honestly sincere


If I take away one thing from this country it will be the generous, friendly nature of the people I have met in this small corner of Cambodia. Like Sok, one of the pool attendants at the Raffles Grand Hotel D’Angkor. Every time I came for a swim he would greet me, bring me some fruit and ask me about my day. He seemed genuinely interested in whether or not I liked his country. Without irony or subtext or sarcasm we would chat for a few moments only, yet the human connection was real and sincere. And so it was all over Siem Reap: an earnest inquisitiveness, an absence of hidden agendas, an honest concern. What does it say about my life in New York that these kind of interactions would seem so surprising, so out of the ordinary?


all this and siem reap, too

grand hotel d'angkor

Built in 1932 to provide accommodations for the first wave of travelers to whom the Angkor Temples were an obligatory stopover, Raffles Grand Hotel d’Angkor is hands down the place to stay in Siem Reap. Spread over acres of landscaped French gardens, it exudes an old-world Cambodian grandeur updated with all the mod cons and comforts. Behind the unassuming façade is an understated elegance of art deco tile hallways, languorous ceiling fans, colonial style furnishings, and what must surely be the country’s most magnificent swimming pool, surrounded by fragrant frangipani trees. This hotel has style to spare – and the steamy weather only adds to the atmospheric allure. I keep expecting to find Somerset Maugham in evening attire, smoking in the Elephant Bar or Bette Davis peering through louvered shutters, clutching a scandalous letter. I’m in heaven to say the least. They don’t make them like this anymore.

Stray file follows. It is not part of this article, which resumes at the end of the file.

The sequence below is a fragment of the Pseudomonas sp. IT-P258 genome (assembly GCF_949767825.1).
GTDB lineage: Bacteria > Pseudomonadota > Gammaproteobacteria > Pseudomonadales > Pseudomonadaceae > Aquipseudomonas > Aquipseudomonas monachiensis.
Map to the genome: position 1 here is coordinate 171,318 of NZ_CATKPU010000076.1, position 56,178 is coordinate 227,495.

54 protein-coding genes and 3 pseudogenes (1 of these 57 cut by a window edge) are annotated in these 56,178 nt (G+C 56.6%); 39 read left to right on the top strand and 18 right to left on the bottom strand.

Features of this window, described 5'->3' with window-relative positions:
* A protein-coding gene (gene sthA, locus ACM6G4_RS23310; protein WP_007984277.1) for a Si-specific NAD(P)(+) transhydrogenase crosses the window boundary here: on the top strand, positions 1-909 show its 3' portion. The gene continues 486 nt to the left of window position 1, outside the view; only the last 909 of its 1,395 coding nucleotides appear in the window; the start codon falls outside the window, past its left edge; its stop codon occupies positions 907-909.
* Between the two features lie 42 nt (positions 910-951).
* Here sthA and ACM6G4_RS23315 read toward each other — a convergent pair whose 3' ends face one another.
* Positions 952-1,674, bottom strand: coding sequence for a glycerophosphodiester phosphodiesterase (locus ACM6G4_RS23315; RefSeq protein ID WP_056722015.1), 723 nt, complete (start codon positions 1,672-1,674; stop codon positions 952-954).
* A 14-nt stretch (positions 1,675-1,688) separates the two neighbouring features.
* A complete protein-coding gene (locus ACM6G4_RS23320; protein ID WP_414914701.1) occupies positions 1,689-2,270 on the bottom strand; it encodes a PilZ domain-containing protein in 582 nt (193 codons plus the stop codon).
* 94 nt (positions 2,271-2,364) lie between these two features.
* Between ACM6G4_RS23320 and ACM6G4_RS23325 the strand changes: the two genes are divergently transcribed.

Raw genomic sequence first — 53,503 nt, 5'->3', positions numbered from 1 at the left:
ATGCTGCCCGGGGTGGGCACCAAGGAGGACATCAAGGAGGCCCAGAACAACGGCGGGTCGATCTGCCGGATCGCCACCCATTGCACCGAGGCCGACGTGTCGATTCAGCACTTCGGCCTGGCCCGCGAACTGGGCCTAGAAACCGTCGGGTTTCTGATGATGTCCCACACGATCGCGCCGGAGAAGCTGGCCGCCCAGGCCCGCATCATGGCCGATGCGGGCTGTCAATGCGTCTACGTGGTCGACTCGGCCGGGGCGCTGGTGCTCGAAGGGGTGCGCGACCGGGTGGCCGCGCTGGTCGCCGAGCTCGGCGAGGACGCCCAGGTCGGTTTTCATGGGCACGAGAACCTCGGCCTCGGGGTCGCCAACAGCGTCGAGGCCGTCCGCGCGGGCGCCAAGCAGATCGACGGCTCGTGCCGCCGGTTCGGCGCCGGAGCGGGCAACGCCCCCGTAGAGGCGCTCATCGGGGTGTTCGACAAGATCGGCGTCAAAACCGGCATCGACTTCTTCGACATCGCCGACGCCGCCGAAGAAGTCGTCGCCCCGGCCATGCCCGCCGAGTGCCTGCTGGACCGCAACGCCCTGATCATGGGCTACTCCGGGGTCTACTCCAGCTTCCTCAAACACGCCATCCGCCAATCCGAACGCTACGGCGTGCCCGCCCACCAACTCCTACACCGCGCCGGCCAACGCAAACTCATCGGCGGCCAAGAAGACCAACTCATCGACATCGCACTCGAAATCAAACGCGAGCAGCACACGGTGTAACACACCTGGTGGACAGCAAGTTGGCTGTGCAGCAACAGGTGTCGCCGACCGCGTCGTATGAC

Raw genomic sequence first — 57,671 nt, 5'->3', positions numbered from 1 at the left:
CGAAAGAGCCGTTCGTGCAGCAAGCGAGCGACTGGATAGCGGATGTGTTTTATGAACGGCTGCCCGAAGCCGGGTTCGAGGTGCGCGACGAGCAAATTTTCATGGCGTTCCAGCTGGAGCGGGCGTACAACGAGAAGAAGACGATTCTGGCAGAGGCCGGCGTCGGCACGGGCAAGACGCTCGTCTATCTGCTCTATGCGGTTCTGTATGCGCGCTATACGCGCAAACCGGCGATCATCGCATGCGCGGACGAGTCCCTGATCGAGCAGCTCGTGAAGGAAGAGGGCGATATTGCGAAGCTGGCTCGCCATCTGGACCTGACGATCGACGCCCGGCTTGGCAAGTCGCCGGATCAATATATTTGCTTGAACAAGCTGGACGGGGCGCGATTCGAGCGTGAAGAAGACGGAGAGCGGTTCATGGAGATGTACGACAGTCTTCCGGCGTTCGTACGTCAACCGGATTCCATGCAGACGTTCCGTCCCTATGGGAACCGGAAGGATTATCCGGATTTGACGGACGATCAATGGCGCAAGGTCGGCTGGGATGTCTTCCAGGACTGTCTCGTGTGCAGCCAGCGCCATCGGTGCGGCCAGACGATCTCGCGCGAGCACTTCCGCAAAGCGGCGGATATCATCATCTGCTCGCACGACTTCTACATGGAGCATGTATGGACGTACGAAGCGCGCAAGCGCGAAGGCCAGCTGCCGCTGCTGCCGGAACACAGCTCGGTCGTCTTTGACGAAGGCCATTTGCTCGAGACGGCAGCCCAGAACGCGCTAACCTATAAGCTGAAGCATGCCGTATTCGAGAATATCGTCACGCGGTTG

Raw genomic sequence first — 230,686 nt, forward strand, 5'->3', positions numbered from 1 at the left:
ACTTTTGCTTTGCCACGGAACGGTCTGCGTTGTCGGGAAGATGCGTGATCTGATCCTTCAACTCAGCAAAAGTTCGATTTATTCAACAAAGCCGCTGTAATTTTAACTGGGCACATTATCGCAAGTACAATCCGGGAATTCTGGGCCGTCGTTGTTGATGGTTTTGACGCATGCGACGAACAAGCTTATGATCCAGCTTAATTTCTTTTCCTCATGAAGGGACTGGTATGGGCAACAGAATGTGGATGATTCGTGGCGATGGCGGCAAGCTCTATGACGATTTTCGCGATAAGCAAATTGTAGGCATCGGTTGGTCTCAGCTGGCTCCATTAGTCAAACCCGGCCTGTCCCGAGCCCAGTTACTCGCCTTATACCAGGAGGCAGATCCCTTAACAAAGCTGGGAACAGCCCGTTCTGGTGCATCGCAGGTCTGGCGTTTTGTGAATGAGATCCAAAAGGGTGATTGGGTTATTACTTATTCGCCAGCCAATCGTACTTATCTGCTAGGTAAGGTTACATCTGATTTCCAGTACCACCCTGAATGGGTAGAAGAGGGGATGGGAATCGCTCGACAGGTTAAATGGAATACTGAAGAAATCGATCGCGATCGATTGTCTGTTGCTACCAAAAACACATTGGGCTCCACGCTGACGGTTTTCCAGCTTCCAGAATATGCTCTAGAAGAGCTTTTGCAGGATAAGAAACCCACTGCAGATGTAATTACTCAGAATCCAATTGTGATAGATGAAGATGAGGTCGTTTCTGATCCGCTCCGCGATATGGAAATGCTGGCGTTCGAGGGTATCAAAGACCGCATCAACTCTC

grand hotel swimming pool


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